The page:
BiNet USA Is Formed Summary

  • Last updated on November 11, 2022

BiNet USA was founded at a time when lesbian and gay groups were encouraged—by emerging bisexual, queer, and transgender activism and by an intellectual movement known as queer theory—to become more inclusive not only of bisexuals but also of transgender people.

Summary of Event

The fortunes of the bisexual movement, which first developed in the early 1970’s, have shifted along with changes in gay and lesbian politics and identity. While in the early days of gay liberation the movement was seen to encompass anyone who had same-gender desires, this began to change as gays and lesbians increasingly regarded themselves as a distinct minority. As a result, bisexuals were often perceived as “fence sitters” and pressured to “choose sides.” In addition, some bisexual women became alienated from lesbian-feminist communities as lesbian separatism took hold in the 1970’s. Also, the issue of what constituted “acceptable” lesbian sexual practice reached its height during the so-called “sex wars” among feminists in the early 1980’s. [kw]BiNet USA Is Formed (June, 1990) BiNet USA National Bisexual Network Bisexual Network, National [c]Organizations and institutions;June, 1990: BiNet USA Is Formed[2020] [c]Feminism;June, 1990: BiNet USA Is Formed[2020] Friedland, Lucy Nania, Liz Kaahumanu, Lani

Among the first organized bisexual groups were New York City’s National Bisexual Liberation Group National Bisexual Liberation Group Bisexual Liberation Group, National (formed in 1972), New York’s Bisexual Forum Bisexual Forum (founded in 1974), and the San Francisco Bisexual Center (opened in 1976). Along with these newly organized groups came a wave of magazine and newspaper articles that appeared in the mid-1970’s in the mainstream press. Also in the 1970’s, many of the most popular books on bisexuality were published, including Bernhardt Hurwood’s The Bisexuals Bisexuals, The (Hurwood) (1970), Janet Bode’s View from Another Closet: Exploring Bisexuality in Women View from Another Closet (Bode) (1976), and Fred Klein’s The Bisexual Option: A Concept of One-Hundred Percent Intimacy Bisexual Option, The (Klein) (1978).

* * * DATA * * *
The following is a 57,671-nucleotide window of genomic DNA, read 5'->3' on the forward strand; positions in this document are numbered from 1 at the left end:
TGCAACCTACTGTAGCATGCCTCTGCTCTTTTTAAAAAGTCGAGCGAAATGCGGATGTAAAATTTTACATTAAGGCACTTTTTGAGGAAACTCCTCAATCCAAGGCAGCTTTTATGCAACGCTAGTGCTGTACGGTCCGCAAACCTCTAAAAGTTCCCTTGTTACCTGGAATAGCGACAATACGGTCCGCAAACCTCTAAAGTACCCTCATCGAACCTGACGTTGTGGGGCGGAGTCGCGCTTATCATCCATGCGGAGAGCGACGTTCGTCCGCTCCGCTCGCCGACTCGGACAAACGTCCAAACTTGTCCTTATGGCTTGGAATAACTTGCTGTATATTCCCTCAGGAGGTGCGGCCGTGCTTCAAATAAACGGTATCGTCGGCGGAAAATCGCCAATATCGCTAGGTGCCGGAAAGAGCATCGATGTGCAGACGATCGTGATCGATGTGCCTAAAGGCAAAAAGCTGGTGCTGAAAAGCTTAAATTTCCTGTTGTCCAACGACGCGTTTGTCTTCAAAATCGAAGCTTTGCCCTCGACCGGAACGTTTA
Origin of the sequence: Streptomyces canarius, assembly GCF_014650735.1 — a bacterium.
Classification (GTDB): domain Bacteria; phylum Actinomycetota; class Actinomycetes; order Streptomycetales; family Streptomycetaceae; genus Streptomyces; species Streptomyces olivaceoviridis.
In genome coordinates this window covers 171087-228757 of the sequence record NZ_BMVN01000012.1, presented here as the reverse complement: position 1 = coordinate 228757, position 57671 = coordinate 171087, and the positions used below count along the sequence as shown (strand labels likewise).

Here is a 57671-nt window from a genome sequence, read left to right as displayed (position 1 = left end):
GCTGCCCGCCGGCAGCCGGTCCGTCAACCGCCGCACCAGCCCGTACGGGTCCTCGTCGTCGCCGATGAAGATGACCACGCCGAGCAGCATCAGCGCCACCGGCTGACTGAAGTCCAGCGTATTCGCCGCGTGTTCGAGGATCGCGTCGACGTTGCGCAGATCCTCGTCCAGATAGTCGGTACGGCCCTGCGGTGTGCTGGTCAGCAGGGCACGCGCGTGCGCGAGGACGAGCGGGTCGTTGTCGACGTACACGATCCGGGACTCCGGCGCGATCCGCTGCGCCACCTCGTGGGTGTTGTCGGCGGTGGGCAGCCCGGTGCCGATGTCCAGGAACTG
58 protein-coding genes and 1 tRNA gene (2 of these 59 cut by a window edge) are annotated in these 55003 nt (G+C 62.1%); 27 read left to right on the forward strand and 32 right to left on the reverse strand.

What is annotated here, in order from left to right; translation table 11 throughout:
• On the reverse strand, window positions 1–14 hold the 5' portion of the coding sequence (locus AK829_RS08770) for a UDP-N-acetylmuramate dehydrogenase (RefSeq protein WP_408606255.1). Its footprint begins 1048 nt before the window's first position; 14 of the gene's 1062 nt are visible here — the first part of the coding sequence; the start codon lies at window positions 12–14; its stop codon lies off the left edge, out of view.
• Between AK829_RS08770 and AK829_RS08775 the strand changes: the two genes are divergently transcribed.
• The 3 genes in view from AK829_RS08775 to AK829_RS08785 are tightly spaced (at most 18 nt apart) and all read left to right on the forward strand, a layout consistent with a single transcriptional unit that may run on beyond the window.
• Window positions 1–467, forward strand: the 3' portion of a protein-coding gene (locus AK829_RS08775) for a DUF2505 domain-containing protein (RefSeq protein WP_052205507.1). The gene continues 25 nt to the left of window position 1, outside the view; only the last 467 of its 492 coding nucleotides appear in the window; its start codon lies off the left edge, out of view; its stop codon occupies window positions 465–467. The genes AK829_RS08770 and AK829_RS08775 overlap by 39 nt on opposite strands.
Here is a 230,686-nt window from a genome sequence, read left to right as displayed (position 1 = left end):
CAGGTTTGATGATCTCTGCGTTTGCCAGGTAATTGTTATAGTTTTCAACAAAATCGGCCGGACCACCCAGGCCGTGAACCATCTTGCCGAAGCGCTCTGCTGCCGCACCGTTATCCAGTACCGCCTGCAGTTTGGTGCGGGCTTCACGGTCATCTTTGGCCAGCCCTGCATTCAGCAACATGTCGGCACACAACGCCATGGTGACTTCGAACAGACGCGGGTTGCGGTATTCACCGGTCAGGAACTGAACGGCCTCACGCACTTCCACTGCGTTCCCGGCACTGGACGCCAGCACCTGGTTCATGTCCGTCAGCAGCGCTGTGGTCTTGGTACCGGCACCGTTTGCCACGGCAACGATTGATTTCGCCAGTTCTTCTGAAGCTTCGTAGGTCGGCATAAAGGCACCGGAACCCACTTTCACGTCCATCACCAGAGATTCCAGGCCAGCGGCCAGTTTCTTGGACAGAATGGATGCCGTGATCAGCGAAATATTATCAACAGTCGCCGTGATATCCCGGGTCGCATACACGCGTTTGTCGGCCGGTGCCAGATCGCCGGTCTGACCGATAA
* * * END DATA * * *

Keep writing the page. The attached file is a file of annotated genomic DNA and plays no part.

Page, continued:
A new wave of bisexual organizing emerged in the mid-1980’s, largely spearheaded by feminist women. Among the earliest such groups were the Boston Bisexual Women’s Network (BBWN), San Francisco’s BiPol, and Chicago’s Action Bi-Women, all begun in 1983. In 1987, two BBWN members, Lucy Friedland and Liz Nania, distributed a flyer that read, “Are We Ready for a National Bisexual Network?” The response was encouraging. In October, about seventy-five activists gathered at the Mayflower Hotel in Washington, D.C., for the first-ever national meeting of bisexuals. The group also participated in the October 11, 1987, March on Washington for Gay and Lesbian Rights behind a BBWN banner proclaiming “Bisexual Pride—Gay Liberation is Our Liberation.”

This gathering inspired activists to discuss the formation of a national bisexual organization, at first informally called the National Bisexual Network. The first International Directory of Bisexual Groups was produced to facilitate national and international networking. BiPol offered its post office box as a contact address, receiving two shopping bags worth of supportive mail. Local groups met to discuss the incipient national network, and proposals were discussed via mail and telephone.

In June, 1990, this networking culminated in the first national bisexual conference, hosted by BiPol in San Francisco, which drew some 450 attendees. After three days of discussion, participants formally launched the North American Multicultural Bisexual Network. From its inception, the network adopted a grassroots focus and a consensus-based structure, and it was committed to feminist and antiracist principles. At the network’s first organizing meeting in Seattle in July, 1991, participants adopted a shorter, more recognizable name: BiNet USA, the Bisexual Network of the USA.

The early 1990’s saw the bisexual movement’s greatest growth as new groups continued to spring up across the country. In 1992, bisexual activists, working with gay and lesbian allies, organized a successful campaign for bisexual inclusion in what became known as the 1993 March on Washington for Lesbian, Gay and Bi Equal Rights and Liberation. At the April 25 march, an estimated one thousand people were part of the bisexual contingent. At the rally that followed, BiPol’s Lani Kaahumanu, a former lesbian activist, was the first person to speak on behalf of the bisexual community at a national gay and lesbian event, although she was the last speaker to take the stage.